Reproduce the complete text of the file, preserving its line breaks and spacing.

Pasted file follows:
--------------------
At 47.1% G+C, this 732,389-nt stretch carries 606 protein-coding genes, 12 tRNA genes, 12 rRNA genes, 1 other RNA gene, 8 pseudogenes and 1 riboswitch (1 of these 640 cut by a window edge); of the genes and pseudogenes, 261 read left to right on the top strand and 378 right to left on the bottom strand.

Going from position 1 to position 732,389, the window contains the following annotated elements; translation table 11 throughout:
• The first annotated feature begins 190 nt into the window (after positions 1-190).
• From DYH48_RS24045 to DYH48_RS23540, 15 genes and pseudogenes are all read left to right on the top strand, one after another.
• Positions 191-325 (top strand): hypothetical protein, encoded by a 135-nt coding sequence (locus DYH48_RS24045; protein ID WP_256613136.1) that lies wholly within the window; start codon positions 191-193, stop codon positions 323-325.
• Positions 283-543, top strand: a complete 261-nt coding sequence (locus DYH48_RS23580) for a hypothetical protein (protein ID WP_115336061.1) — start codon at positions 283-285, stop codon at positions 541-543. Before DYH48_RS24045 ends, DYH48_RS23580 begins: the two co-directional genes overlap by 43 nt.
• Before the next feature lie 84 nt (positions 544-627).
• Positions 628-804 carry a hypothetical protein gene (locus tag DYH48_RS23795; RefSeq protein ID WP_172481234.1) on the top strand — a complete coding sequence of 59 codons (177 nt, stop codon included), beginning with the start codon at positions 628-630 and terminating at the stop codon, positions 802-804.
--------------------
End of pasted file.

At 47.1% G+C, this 732,389-nt stretch carries 606 protein-coding genes, 12 tRNA genes, 12 rRNA genes, 1 other RNA gene, 8 pseudogenes and 1 riboswitch (1 of these 640 cut by a window edge); of the genes and pseudogenes, 261 read left to right on the top strand and 378 right to left on the bottom strand.

Going from position 1 to position 732,389, the window contains the following annotated elements; translation table 11 throughout:
• The first annotated feature begins 190 nt into the window (after positions 1-190).
• From DYH48_RS24045 to DYH48_RS23540, 15 genes and pseudogenes are all read left to right on the top strand, one after another.
• Positions 191-325 (top strand): hypothetical protein, encoded by a 135-nt coding sequence (locus DYH48_RS24045; protein ID WP_256613136.1) that lies wholly within the window; start codon positions 191-193, stop codon positions 323-325.
• Positions 283-543, top strand: a complete 261-nt coding sequence (locus DYH48_RS23580) for a hypothetical protein (protein ID WP_115336061.1) — start codon at positions 283-285, stop codon at positions 541-543. Before DYH48_RS24045 ends, DYH48_RS23580 begins: the two co-directional genes overlap by 43 nt.
• Before the next feature lie 84 nt (positions 544-627).
• Positions 628-804 carry a hypothetical protein gene (locus tag DYH48_RS23795; RefSeq protein ID WP_172481234.1) on the top strand — a complete coding sequence of 59 codons (177 nt, stop codon included), beginning with the start codon at positions 628-630 and terminating at the stop codon, positions 802-804.